Agreed! Let's move forward with kborchers document and think about the same problem guys.

Sorry, I didn't notice that.

"The measure of a man is what he does with power" - Plato
Volenti Nihil Difficile

On Thursday, September 13, 2012 at 11:10 AM, Kris Borchers wrote:

Should these documents be merged?

On Sep 13, 2012, at 9:08 AM, Bruno Oliveira <> wrote:

Hi my friends, we have a great discussion here and we can't miss it, for this reason I've created this document feel free to tweak, change, delete sections as needed.

I'd like to have UUID generation details there, in this way we don't lose it. Probably the server will handle this UUID generation, but assuming that it will affect all platforms would be nice to start a minimum description.

"The measure of a man is what he does with power" - Plato
Volenti Nihil Difficile

On Wednesday, September 12, 2012 at 10:39 AM, Marko Strukelj wrote:

Hey Kris,

On 9/11/12 4:20 PM, Kris Borchers wrote:
I have been thinking about this a bit lately and am also hoping to
people's thoughts on whether or not this may be overkill. The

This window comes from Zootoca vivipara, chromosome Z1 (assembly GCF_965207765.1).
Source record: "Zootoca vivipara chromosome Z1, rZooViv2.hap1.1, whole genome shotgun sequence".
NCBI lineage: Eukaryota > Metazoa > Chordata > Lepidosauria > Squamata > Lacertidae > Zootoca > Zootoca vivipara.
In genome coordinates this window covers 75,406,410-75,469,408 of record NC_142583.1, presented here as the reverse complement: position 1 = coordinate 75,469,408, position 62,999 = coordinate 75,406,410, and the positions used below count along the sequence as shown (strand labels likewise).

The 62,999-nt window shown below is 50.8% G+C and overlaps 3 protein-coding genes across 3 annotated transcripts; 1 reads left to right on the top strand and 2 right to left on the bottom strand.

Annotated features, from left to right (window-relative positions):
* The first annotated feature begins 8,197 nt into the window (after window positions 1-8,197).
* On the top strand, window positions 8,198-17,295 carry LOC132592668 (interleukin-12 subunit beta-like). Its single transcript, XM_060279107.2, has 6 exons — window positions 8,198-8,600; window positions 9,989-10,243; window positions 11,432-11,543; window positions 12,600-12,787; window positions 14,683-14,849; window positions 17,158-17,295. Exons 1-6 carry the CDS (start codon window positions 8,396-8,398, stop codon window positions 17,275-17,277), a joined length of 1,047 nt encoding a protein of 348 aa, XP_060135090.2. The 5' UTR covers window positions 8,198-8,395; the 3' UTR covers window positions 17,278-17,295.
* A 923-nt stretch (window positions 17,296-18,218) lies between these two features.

reason I
say that is that really the only reason you would need such a
unique id
is if there will be a chance of something else (another client,
etc.) generating an id for a piece of data that would conflict with
one. What I was thinking though is that is only an issue at sync
As long as you know the id is unique in the client, and the status
that piece of data (new, modified, removed), then at sync time, you
rectify those id's that are out of sync with what is generated at
server and you have one point of id generation.

I've always been a fan of server-side ID generation, just because I
always tend to think about malicious or badly-written clients. It's
possible for someone to pollute the ID pool such that a real ID that
later client generates for a new object is rejected as a duplicate -
so we'd need to account for that possibility and have the UUID
regenerated in that case. Edge case, to be sure, but those are often
where the problems lie.

ID generation only happens upon create operation. And it's a UNIQUE constraint on relational DB that can be used, or a simple EXISTS check to see if an entity with the ID exists already. And if it does, that's an error that cancels the operation. So, if you can guess a UUID about to be produced by someone else, and use it before they do (sync your entity to the server, before they do theirs) you can cause theirs to fail to sync - be rejected.

I can imagine such a denial of service attack possible if there is an issue with UUID generator used.

I can also imagine a duplicate UUIDs generated if there is an issue with UUID generator or the way it is used.

Adding a autorecovery that would automatically regenerate UUIDs on the client and perform updates would add to reliability, but adds bloat.

It's an interesting issue for sure.

That said, as long as we're careful I'm fine with client-gen'ed

+0 from me.


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